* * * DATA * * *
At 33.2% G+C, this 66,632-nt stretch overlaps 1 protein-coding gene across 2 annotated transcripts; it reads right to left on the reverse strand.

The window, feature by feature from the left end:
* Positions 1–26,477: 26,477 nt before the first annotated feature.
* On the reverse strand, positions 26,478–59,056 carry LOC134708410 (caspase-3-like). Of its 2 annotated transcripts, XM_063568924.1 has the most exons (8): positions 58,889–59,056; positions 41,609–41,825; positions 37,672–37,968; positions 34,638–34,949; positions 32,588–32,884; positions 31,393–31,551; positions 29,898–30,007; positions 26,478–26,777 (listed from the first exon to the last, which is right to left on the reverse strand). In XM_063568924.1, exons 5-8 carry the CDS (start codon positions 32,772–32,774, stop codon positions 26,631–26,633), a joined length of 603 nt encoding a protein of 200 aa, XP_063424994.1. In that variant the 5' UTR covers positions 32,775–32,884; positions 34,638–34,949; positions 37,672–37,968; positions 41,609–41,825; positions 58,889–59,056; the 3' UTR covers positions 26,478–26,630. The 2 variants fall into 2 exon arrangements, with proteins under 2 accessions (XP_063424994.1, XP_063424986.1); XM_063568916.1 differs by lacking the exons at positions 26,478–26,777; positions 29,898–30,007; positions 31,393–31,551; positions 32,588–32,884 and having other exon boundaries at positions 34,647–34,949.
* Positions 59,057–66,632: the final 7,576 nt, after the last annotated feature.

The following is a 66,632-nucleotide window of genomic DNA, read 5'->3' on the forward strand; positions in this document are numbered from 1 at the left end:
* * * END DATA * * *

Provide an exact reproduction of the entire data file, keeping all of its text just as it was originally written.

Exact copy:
At 33.2% G+C, this 66,632-nt stretch overlaps 1 protein-coding gene across 2 annotated transcripts; it reads right to left on the reverse strand.

The window, feature by feature from the left end:
* Positions 1–26,477: 26,477 nt before the first annotated feature.
* On the reverse strand, positions 26,478–59,056 carry LOC134708410 (caspase-3-like). Of its 2 annotated transcripts, XM_063568924.1 has the most exons (8): positions 58,889–59,056; positions 41,609–41,825; positions 37,672–37,968; positions 34,638–34,949; positions 32,588–32,884; positions 31,393–31,551; positions 29,898–30,007; positions 26,478–26,777 (listed from the first exon to the last, which is right to left on the reverse strand). In XM_063568924.1, exons 5-8 carry the CDS (start codon positions 32,772–32,774, stop codon positions 26,631–26,633), a joined length of 603 nt encoding a protein of 200 aa, XP_063424994.1. In that variant the 5' UTR covers positions 32,775–32,884; positions 34,638–34,949; positions 37,672–37,968; positions 41,609–41,825; positions 58,889–59,056; the 3' UTR covers positions 26,478–26,630. The 2 variants fall into 2 exon arrangements, with proteins under 2 accessions (XP_063424994.1, XP_063424986.1); XM_063568916.1 differs by lacking the exons at positions 26,478–26,777; positions 29,898–30,007; positions 31,393–31,551; positions 32,588–32,884 and having other exon boundaries at positions 34,647–34,949.
* Positions 59,057–66,632: the final 7,576 nt, after the last annotated feature.

The following is a 66,632-nucleotide window of genomic DNA, read 5'->3' on the forward strand; positions in this document are numbered from 1 at the left end: